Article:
5 more things I’m sick of in Social Media

Augie Ray from Forrester Research has put up a brilliant blog post in which he talks about 8 things he is sick of in Social Media. Do read the post because it touches upon the different nuisances in Social Media, many of which are the outputs of the Social Media “Experts” that can now be found  dime a dozen. I’m of course not one to shy away from such a discussion so I present to you my own list of things that I’m terribly sick of in Social Media, and with the end of 2010 almost upon us, am hoping that we see the end of these things too.

1. Sheer abuse of Hashtags

This is actually a personal pet peeve of mine but I strongly believe #You #are #an #idiot #if #you #tweet #like #this. In fact you don’t even need to #tweet like this. Hashtags were used for adding context to a tweet which it may otherwise lack. If I tweet “the traffic today is horrible”, adding a Dubai or UAE hashtag adds geographical context to my tweet, without which it might not have made sense. But if I tweet “#Foursquare and #Facebook go head to head in geo location”, I just wasted 1.43% of the character limit.  A perfect example of using Hashtags is for tweets from an event. Use them sparingly to increase their value instead of #cheapening them. Ha!

2. Calling it the next big thing

Sigh. Alright, listen up, if Social Media was the next big thing in 2008/09, it can’t be the next big thing in 2010. So stop talking about Social Media as our saviour. For businesses it may a dramatic shift in the way how they can now  communicate directly to their audience, but these very users have been using ‘social media’ as tools to communicate amongst themselves for a long time now. Remember forums? That was ‘social’ media too. In some aspects it may be a revolution (and I use this word very loosely) but for the most part it is an evolution. And more importantly these tools are now here, use them instead of merely talking about them.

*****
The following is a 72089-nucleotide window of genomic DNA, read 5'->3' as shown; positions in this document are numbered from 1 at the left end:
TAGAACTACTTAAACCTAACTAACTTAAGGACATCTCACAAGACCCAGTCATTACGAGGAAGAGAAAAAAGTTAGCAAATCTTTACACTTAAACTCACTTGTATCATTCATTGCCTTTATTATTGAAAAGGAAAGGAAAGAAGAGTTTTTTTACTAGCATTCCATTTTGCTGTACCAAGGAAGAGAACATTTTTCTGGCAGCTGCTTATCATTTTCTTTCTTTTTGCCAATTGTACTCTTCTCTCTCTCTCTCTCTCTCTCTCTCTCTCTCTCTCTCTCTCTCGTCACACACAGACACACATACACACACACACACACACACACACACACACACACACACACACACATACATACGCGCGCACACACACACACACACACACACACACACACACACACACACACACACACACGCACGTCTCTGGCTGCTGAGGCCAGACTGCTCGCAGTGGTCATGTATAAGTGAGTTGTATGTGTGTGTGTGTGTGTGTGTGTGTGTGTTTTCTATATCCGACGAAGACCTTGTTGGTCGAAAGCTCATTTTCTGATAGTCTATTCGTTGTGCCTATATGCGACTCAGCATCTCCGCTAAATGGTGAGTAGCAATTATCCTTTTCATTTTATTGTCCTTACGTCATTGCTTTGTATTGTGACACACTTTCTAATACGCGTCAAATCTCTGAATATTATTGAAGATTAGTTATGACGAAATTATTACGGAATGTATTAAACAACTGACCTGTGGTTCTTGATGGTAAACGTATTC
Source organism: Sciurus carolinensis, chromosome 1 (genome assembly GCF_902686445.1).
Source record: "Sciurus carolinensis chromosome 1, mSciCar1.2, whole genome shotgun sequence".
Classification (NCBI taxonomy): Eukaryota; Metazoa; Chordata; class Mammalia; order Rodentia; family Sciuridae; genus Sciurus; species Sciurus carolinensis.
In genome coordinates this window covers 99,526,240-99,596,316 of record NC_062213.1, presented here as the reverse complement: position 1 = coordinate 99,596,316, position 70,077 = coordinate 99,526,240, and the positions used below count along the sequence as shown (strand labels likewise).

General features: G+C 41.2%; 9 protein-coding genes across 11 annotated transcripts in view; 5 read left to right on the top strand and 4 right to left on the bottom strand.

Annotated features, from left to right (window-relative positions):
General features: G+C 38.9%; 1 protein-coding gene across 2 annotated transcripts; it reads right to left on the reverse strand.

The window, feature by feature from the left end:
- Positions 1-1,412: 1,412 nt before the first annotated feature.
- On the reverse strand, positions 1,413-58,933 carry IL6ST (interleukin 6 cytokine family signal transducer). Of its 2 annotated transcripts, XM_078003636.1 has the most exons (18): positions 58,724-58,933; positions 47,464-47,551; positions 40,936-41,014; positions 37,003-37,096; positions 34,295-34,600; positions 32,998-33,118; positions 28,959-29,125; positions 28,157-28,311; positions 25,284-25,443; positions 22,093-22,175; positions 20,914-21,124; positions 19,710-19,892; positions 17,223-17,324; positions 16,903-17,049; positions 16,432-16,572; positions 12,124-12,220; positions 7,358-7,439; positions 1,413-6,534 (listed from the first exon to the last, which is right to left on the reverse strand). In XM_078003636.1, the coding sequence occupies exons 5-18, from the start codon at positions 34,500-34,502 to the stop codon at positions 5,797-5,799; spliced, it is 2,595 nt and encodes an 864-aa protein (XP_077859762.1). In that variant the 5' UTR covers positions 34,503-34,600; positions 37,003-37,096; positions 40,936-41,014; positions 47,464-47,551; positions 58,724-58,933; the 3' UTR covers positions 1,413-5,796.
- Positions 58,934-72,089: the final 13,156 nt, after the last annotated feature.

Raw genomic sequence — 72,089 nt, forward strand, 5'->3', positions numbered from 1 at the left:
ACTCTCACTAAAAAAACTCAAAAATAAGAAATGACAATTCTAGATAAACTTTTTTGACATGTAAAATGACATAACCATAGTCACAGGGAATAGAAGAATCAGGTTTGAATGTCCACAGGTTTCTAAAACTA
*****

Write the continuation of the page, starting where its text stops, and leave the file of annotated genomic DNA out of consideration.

3. Assuming it’s cheap or free

Social Media is not cheap and it’s definitely not free. While some of the tools and platforms might be, the medium is not. The medium requires considerable investment of your time, staff (who you pay a salary too) and of course cash for a lot of tools. But Social Media surely is a ‘cheaper’ medium where the costs are lower than other media, more importantly it is a more cost effective and trackable medium. Free, however, it is not.

4. The cross posting noise

Ow my poor social ears. Every foursquare checkin on Facebook, every Facebook update on Twitter, every tweet on LinkedIn and every LinkedIn update on ? Relevance people, think relevance. Every platform was designed for a different set of social connections and a different kind of conversation, use it accordingly. If I want to know where you are, I’ll send you a Foursquare request, if I want to see all your links, I’ll follow you on Twitter, if I care about your babies, dogs, cats, anythingelseyoureallycareabout, I will add you on Facebook; chances are we’re connected on more of these networks than ones we’re not. So for the love of god, please add signal to the stream, not more noise.

5. The Automation

OK, lets recap on what social media is supposed to be; open, transparent, personal, engaging and insertBuzzWord. If you setup a bot to tweet all your RSS feeds, you’re not personal. If you spam users with pre scheduled tweets, you’re not personal. If you’re repeating tweets, over and over again, you’re not personal. I don’t care if Guy Kawasaki says you must use HootSuite, SocialOomph, ObjectiveMarketer or whatever other tool, if you keep spewing links in my timeline every 30 minutes, I know you’re not there, so stop trying to pretend like you are.

There, I’m done venting. I must admit I am guilty of having done some of the above at some point but never taken it to the extremes. I would like to know your thoughts though. Do you agree with me? Or am I overreacting Or maybe I’m just speaking into empty space. Hello?